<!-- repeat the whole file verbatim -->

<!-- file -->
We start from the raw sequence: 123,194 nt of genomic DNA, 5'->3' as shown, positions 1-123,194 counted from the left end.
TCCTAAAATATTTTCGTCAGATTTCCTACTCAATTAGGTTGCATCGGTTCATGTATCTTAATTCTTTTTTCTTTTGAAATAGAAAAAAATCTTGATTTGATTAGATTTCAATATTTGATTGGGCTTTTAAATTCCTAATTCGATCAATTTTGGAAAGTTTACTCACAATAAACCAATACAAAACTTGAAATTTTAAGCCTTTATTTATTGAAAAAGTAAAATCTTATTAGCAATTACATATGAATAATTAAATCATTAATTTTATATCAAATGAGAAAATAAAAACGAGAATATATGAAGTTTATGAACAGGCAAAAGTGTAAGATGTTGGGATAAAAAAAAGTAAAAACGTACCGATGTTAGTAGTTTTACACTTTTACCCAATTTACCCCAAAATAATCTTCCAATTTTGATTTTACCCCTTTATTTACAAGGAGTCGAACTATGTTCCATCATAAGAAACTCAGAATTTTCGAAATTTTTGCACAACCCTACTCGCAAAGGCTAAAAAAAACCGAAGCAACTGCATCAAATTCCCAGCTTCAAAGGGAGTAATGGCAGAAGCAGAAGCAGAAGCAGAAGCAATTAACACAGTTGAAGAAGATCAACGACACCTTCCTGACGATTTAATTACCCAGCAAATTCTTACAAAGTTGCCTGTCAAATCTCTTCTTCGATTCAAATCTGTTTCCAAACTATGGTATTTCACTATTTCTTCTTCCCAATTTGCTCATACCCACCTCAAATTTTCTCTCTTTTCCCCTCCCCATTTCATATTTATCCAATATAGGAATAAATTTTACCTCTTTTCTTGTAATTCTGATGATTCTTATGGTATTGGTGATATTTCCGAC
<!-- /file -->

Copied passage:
We start from the raw sequence: 123,194 nt of genomic DNA, 5'->3' as shown, positions 1-123,194 counted from the left end.
TCCTAAAATATTTTCGTCAGATTTCCTACTCAATTAGGTTGCATCGGTTCATGTATCTTAATTCTTTTTTCTTTTGAAATAGAAAAAAATCTTGATTTGATTAGATTTCAATATTTGATTGGGCTTTTAAATTCCTAATTCGATCAATTTTGGAAAGTTTACTCACAATAAACCAATACAAAACTTGAAATTTTAAGCCTTTATTTATTGAAAAAGTAAAATCTTATTAGCAATTACATATGAATAATTAAATCATTAATTTTATATCAAATGAGAAAATAAAAACGAGAATATATGAAGTTTATGAACAGGCAAAAGTGTAAGATGTTGGGATAAAAAAAAGTAAAAACGTACCGATGTTAGTAGTTTTACACTTTTACCCAATTTACCCCAAAATAATCTTCCAATTTTGATTTTACCCCTTTATTTACAAGGAGTCGAACTATGTTCCATCATAAGAAACTCAGAATTTTCGAAATTTTTGCACAACCCTACTCGCAAAGGCTAAAAAAAACCGAAGCAACTGCATCAAATTCCCAGCTTCAAAGGGAGTAATGGCAGAAGCAGAAGCAGAAGCAGAAGCAATTAACACAGTTGAAGAAGATCAACGACACCTTCCTGACGATTTAATTACCCAGCAAATTCTTACAAAGTTGCCTGTCAAATCTCTTCTTCGATTCAAATCTGTTTCCAAACTATGGTATTTCACTATTTCTTCTTCCCAATTTGCTCATACCCACCTCAAATTTTCTCTCTTTTCCCCTCCCCATTTCATATTTATCCAATATAGGAATAAATTTTACCTCTTTTCTTGTAATTCTGATGATTCTTATGGTATTGGTGATATTTCCGAC